December 14, 2015: Use the arrow keys to go forward and backward.
1. The breeding season is almost over for this year. The total number of nests this year is fairly close to last year, but we seem to have fewer nests in the immediate neighborhood. Some “old time” couples reunited this year, but did not produce a viable egg. One experienced couple laid an egg, but abandoned it after a few days.
2. Two returning pairs laid eggs within a few feet of each other. On the right is KP531 (father of Uno last year) and on the left is Champion (father of Weber last year), both sitting on eggs. One old time couple (K233/O324) did reconnect earlier this month, but did not lay an egg. Mates occasionally decide to take off a year since the raising of a chick is exhausting. They were Fern’s parents last year.
3. This is KP531. He has fathered 7 chicks with three different mates. His current mate is KP407 who raised her first chick with him last year.
4. Champion (KP618) is the father of 4 chicks, including Weber from last year. His first mate disappeared at sea, so he teamed up last year with KP252. She had raised 3 chicks with another mate, who also was lost at sea.a.
5. Another nest this year belongs to a female/female pair, KP251 and KP517. Four years ago their egg was fertilized and they raised a chick named Winslow. But in the last two years their eggs have been bad. This year, both females laid an egg. Since they know they can only incubate one egg, they discard one, seen to the left of the adult sitting on the other egg.
6. One nest in the neighborhood has a room with an ocean view. This egg belongs to a couple who have raise 3 chicks in the past. While one parent sits on the egg at all times, the other is out at sea foraging for food for itself. Since they often fly almost 2000 miles one way to find food, it takes 7-10 days to return.
7. The most prolific couple in the area have laid an egg that could be their 9th chick. Here KP460 has nested in a secluded spot under a plant in the front yard. With her mate, KP524, she has raised chicks in eight of the last 10 years. One year they had a bad egg and they took off one year without laying an egg.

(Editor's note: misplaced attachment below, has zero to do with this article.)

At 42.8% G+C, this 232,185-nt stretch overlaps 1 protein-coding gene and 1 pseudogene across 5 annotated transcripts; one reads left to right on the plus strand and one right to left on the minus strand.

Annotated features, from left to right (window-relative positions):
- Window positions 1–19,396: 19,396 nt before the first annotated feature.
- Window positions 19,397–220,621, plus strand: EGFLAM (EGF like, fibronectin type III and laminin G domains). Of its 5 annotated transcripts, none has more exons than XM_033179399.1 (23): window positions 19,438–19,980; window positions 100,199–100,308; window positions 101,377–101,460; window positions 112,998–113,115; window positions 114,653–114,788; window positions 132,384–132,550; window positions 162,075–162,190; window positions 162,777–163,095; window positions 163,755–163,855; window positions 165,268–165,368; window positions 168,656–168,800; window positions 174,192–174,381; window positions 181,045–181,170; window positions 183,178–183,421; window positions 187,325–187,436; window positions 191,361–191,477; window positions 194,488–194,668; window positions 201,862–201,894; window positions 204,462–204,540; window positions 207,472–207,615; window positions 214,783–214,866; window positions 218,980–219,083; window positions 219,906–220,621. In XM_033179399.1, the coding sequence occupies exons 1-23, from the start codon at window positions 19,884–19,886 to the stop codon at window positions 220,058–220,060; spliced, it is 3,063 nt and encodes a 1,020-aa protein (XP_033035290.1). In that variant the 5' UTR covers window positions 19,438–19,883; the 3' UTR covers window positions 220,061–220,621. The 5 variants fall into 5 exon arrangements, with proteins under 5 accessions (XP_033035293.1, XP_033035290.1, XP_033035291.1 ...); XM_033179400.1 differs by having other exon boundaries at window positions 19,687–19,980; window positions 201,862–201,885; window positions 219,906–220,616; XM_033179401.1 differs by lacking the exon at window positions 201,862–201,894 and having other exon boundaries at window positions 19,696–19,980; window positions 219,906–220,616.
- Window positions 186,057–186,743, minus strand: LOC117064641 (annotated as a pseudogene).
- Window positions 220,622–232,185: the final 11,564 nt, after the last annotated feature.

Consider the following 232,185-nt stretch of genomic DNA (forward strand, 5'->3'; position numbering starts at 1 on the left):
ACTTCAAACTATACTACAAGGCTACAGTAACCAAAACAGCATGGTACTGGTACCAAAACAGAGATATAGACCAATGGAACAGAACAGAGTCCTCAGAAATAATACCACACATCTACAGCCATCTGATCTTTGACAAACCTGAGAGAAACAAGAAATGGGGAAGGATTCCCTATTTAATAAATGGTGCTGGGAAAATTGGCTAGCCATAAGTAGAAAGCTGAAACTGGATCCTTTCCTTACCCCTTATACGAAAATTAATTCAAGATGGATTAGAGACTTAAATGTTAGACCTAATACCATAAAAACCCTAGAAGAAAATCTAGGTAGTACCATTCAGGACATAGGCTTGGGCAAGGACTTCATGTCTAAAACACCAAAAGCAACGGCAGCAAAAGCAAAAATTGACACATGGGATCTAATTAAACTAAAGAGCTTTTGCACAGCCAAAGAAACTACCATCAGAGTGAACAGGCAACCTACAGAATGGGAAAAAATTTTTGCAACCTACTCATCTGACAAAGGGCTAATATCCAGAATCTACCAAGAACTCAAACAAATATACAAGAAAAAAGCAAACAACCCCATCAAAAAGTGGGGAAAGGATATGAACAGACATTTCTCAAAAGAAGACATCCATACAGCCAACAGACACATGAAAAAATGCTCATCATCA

8. Unattached adults spend their time socializing with each other, either in pairs or groups. One day seven gathered close together. These adults fall into two categories. Most are chicks who return after their 3-4 years at sea after fledging. These young adults prospect for mates, the albatross version of spring break.
9. One of these young adults is K247, a chick named Leilani, who was hatched here in 2007. She is now reaching breeding age. Generally, albatross will start breeding at 7-10 years. Breeding can continue into their 60’s, as evidenced by “Wisdom” on Midway Island. Wisdom is documented to be at least 63 years old, yet she is still laying and raising chicks.
10. In addition to the young adults, we see a number of older unattached birds. Many have lost mates and are looking for new ones. Others just haven’t found the “right” one.
11. This young adult has decided to play “king of the hill” to get a better view of who is coming and going.
12. Albatross often meet in groups of 4-5 to mingle. This is a group of young chicks and older unattached birds. In the mix is “Jade” (left side), another chick from the neighborhood, hatched in 2006. Her parents (KP517/KP465) had 7 chicks before dad failed to return several years ago. Mom is still looking for a new mate.
13. The distinctive albatross dance includes a variety of behaviors; high speed clacking, bobbing heads, several unusual sounds, and putting one’s head under a wing (we still don’t know what that means). This photo shows the blurring of the beaks as they performing the high speed clacking of their bills.
14. Another returning chick, hatched in 2006, is named Princess. Although she is breeding age, she has not yet found a suitable mate.